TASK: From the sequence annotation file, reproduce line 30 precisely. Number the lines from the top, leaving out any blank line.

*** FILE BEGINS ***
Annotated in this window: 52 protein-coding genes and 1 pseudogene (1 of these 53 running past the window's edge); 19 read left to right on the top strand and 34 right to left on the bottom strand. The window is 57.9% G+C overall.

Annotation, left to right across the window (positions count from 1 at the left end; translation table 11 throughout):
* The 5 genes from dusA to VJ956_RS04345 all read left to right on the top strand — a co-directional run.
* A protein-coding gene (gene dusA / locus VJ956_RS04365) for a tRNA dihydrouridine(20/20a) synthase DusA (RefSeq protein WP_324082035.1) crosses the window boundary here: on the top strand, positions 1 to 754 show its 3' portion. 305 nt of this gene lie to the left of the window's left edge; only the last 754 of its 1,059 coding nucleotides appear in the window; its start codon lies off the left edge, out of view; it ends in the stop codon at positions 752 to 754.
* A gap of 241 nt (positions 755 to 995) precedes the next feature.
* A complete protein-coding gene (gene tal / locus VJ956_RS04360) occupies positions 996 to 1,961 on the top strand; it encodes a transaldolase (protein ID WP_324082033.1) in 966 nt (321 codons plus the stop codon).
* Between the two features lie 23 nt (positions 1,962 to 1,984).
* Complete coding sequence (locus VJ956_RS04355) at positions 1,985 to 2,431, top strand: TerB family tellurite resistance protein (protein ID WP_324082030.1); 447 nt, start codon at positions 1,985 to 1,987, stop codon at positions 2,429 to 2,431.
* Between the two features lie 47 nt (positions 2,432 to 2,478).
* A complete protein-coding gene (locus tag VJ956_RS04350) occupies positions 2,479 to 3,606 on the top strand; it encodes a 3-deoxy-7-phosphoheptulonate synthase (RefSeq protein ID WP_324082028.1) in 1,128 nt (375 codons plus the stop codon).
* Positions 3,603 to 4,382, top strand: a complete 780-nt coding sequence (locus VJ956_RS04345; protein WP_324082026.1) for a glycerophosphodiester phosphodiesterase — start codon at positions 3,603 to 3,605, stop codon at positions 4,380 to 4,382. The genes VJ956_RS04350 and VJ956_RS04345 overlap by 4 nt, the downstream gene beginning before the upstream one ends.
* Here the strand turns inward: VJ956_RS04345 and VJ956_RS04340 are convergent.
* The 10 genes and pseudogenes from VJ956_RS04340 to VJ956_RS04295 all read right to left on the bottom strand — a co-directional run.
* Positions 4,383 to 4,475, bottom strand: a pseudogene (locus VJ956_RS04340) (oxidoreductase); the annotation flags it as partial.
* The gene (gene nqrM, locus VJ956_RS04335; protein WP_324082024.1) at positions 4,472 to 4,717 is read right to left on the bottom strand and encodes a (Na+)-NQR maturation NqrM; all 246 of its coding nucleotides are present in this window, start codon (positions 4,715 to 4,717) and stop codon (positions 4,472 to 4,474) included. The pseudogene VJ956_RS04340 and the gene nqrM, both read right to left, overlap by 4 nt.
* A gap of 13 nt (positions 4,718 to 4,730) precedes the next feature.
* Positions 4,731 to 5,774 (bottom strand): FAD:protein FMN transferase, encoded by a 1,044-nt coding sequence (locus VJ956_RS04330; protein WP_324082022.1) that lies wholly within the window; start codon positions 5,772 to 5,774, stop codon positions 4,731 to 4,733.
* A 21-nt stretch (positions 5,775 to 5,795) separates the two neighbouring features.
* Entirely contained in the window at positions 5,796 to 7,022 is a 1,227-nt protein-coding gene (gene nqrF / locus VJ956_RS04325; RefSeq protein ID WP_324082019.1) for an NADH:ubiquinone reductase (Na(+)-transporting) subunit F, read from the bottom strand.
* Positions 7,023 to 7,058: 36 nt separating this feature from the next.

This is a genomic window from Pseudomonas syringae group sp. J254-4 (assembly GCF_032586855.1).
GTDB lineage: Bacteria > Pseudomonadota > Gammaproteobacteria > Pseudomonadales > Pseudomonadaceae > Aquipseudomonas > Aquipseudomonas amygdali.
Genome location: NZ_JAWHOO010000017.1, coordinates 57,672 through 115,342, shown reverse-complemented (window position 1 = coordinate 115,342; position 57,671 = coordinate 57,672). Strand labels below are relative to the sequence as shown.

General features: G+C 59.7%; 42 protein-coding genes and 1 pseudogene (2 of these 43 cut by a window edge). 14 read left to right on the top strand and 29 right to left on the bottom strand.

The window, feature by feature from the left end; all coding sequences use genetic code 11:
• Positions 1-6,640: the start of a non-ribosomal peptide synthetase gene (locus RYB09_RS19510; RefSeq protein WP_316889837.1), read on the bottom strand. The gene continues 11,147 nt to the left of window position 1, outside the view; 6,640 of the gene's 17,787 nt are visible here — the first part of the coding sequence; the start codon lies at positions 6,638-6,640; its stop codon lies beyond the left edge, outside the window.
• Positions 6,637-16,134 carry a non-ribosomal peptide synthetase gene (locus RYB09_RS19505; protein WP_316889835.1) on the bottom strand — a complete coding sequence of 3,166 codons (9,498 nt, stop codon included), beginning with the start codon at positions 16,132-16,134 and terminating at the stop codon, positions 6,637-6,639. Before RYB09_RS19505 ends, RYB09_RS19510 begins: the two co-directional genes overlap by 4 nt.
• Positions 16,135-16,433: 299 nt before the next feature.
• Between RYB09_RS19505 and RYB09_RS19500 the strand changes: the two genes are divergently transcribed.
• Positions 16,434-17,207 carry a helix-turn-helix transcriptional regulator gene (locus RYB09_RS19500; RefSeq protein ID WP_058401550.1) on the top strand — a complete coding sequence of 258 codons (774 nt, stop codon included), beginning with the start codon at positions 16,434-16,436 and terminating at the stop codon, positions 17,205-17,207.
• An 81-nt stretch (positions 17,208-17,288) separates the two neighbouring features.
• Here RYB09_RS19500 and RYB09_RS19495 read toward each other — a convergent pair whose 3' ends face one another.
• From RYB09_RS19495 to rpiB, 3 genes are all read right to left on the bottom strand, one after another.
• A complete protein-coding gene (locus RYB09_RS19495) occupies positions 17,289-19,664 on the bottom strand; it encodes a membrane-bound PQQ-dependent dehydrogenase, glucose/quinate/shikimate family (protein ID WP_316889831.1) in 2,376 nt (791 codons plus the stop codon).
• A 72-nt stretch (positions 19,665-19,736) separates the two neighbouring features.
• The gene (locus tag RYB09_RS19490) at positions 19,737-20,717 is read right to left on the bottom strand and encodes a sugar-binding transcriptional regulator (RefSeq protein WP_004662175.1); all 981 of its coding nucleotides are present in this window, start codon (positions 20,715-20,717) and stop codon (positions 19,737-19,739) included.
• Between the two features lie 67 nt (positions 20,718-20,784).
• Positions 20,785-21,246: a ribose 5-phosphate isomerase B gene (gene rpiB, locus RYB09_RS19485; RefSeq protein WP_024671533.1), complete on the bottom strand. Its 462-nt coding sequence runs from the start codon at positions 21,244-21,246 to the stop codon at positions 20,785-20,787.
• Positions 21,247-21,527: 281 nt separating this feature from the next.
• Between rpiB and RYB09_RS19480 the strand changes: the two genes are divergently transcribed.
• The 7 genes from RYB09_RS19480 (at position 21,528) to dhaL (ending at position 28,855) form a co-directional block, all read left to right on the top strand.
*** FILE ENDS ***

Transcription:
• Positions 16,434-17,207 carry a helix-turn-helix transcriptional regulator gene (locus RYB09_RS19500; RefSeq protein ID WP_058401550.1) on the top strand — a complete coding sequence of 258 codons (774 nt, stop codon included), beginning with the start codon at positions 16,434-16,436 and terminating at the stop codon, positions 17,205-17,207.